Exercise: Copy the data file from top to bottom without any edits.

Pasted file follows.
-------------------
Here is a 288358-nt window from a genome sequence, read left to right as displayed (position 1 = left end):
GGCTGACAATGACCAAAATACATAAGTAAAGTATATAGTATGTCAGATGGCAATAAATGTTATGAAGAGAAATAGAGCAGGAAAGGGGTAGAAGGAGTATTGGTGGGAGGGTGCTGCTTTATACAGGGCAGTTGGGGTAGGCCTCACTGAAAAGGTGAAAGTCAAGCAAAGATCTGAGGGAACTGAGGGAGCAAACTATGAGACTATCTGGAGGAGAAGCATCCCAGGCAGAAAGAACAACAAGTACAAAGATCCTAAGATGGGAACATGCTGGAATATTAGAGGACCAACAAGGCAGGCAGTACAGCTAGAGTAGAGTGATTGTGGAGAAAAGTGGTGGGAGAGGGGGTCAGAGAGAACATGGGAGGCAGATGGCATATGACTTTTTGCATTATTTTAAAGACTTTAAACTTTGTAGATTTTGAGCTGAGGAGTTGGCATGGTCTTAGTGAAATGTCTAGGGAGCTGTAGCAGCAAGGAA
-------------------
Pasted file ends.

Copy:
Here is a 288358-nt window from a genome sequence, read left to right as displayed (position 1 = left end):
GGCTGACAATGACCAAAATACATAAGTAAAGTATATAGTATGTCAGATGGCAATAAATGTTATGAAGAGAAATAGAGCAGGAAAGGGGTAGAAGGAGTATTGGTGGGAGGGTGCTGCTTTATACAGGGCAGTTGGGGTAGGCCTCACTGAAAAGGTGAAAGTCAAGCAAAGATCTGAGGGAACTGAGGGAGCAAACTATGAGACTATCTGGAGGAGAAGCATCCCAGGCAGAAAGAACAACAAGTACAAAGATCCTAAGATGGGAACATGCTGGAATATTAGAGGACCAACAAGGCAGGCAGTACAGCTAGAGTAGAGTGATTGTGGAGAAAAGTGGTGGGAGAGGGGGTCAGAGAGAACATGGGAGGCAGATGGCATATGACTTTTTGCATTATTTTAAAGACTTTAAACTTTGTAGATTTTGAGCTGAGGAGTTGGCATGGTCTTAGTGAAATGTCTAGGGAGCTGTAGCAGCAAGGAA